A  woman carries food aid distributed by the United Nations World Food Progamme (WFP) in Mzumazi village near Malawi's capital Lilongwe, February 3, 2016.  REUTERS/Mike Hutchings/File Photo

A woman carries food aid distributed by the United Nations World Food Progamme (WFP) in Mzumazi village near Malawi’s capital Lilongwe, February 3, 2016. REUTERS/Mike Hutchings/File Photo

NAIROBI (Business Daily) -Kenya has declined Malawi’s request to buy 1.2 million tonnes of local maize to meet the shortage in the drought-hit southern Africa state.

A letter seen by the Business Daily, written on behalf of the Principal Secretary in the Ministry of Foreign Affairs to the director of crops, makes a request on behalf of Malawi.

In response, the director of crops Johnston Irungu says the country is not in a position to sell maize due to the limited stocks.

“Referring to your letter, we are not able at the moment to sell maize to Malawi as per their request. We currently have 10 million bags of maize which can only last for three months,” said Dr Irungu in the letter dated May 31.

In 2010, Malawi played a major role in exporting maize to Kenya at a time the country was faced with a serious shortage that saw the price of a two- kilogramme maize flour shoot to Sh150 for the first time in Kenya’s history.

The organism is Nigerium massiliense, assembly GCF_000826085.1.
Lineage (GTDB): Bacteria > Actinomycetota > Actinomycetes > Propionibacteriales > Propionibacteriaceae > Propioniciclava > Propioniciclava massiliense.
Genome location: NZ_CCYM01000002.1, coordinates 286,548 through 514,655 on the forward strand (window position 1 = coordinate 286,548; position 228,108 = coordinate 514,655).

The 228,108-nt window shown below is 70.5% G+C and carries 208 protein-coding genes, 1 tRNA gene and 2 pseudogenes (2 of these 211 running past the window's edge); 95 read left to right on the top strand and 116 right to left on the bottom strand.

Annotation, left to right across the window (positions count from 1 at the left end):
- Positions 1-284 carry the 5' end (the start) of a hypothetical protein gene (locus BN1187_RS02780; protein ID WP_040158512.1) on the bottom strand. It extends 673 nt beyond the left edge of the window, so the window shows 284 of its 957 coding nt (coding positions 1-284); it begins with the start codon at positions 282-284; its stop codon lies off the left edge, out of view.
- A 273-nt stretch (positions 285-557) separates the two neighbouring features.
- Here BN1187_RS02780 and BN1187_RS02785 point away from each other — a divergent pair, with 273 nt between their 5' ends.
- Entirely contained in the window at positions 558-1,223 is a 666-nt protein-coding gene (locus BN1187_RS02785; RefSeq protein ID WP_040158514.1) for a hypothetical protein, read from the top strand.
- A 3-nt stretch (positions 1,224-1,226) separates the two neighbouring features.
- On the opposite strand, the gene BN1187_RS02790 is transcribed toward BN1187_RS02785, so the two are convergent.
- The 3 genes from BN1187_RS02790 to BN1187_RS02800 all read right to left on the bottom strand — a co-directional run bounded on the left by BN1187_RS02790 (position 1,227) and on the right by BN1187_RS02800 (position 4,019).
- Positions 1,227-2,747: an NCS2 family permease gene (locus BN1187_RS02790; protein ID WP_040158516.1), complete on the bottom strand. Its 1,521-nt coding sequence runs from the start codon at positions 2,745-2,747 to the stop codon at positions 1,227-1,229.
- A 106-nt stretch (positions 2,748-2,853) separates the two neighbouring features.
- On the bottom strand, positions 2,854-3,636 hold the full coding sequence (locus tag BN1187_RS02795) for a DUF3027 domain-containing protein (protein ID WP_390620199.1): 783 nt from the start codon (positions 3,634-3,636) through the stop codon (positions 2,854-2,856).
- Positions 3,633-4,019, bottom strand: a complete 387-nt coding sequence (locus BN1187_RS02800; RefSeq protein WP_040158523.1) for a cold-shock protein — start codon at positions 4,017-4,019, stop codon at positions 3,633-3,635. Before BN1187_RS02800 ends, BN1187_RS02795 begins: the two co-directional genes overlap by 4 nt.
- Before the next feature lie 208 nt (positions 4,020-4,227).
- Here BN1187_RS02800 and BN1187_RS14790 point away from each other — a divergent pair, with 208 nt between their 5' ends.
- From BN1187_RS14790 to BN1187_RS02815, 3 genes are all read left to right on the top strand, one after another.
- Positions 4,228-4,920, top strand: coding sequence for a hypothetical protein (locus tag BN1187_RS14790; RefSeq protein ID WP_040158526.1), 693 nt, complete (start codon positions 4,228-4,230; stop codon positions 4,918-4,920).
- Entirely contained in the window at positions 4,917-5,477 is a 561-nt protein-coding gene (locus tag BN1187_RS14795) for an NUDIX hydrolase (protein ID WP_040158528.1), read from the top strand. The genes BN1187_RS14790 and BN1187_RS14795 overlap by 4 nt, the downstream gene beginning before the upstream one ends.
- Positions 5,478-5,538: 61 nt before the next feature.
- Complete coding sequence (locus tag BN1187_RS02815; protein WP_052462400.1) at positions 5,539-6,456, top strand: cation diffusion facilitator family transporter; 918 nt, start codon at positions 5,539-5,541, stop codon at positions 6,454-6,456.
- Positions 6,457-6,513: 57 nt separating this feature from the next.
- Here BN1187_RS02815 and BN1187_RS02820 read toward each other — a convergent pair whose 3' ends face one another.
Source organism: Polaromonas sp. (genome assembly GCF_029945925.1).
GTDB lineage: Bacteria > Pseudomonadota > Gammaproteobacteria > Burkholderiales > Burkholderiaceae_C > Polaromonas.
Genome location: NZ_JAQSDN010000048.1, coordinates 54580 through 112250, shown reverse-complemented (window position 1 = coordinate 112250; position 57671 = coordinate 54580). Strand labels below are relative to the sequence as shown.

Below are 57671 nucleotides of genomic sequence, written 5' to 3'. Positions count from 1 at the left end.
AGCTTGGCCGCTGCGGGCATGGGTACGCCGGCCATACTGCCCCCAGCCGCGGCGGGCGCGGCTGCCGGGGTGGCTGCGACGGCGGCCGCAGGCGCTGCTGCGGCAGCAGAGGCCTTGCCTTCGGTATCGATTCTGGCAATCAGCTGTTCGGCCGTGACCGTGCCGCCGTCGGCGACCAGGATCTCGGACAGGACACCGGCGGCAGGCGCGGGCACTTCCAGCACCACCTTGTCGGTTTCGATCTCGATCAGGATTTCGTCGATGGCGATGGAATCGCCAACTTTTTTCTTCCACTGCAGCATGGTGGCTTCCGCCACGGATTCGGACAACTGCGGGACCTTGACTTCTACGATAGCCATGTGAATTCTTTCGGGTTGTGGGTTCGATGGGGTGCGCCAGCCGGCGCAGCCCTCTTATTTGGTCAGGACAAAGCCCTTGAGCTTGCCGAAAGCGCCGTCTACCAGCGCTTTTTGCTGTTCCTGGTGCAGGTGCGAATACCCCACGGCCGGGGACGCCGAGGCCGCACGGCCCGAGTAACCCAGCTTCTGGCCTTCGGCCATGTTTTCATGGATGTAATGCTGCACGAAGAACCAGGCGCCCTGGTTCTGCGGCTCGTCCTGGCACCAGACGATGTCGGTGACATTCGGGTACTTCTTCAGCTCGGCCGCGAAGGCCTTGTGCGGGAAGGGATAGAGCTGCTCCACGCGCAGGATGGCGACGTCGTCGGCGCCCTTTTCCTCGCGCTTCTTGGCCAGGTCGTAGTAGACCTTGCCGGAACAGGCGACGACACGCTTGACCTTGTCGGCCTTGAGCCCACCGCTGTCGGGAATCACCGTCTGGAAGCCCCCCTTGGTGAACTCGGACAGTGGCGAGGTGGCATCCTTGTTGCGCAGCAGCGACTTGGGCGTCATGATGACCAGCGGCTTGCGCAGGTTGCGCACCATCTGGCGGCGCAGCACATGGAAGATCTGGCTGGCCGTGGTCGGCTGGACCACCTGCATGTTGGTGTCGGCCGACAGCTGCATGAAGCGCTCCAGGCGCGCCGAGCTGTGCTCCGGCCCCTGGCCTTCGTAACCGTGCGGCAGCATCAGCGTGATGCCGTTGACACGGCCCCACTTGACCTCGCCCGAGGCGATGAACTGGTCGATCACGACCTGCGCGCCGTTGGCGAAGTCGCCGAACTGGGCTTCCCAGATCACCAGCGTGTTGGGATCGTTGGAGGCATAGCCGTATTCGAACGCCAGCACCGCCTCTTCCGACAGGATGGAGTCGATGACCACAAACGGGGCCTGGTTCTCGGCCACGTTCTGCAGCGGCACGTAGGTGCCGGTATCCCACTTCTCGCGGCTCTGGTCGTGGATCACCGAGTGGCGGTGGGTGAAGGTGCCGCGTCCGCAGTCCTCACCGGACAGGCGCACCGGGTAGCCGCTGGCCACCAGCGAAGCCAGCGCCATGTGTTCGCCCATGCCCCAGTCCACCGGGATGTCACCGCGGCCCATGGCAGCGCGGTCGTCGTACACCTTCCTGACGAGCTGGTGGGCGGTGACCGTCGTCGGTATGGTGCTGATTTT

Malawi is requesting for maize in the wake of a severe food shortage following a prolonged dry spell.

This is the first time Malawi has requested for maize from Kenya, which itself is a food deficit country and relies on cross-border imports from neighbouring countries to meet the annual requirement.

The entire southern Africa including Zambia and South Africa have been faced with severe food shortages resulting from poor weather.

Kenya has in previous years been relying on Malawi and Zambia for white non-genetically modified maize to bridge the shortfall.

The shortage in Malawi will impact negatively on Kenya’simports from Tanzania given the fact that most maize from Dar will find its way to Lilongwe (Malawi capital) owing to attractive prices triggered by high demand.

Millers have been banking on the Tanzanian crop to boost the depleted stock that has so far pushed up the price of flour in Kenya, with a two-kilogramme bag selling at over Sh100. Farmers in Tanzania started harvesting last month but the stocks are hardly coming to Kenya according to millers.

Dr Irungu said that good prices might see some Kenyan traders export produce to Malawi via Tanzania.

“We are currently working under a common business treaty and traders from Kenya might export their crop to Malawi in order to benefit from prevailing high prices,” he said.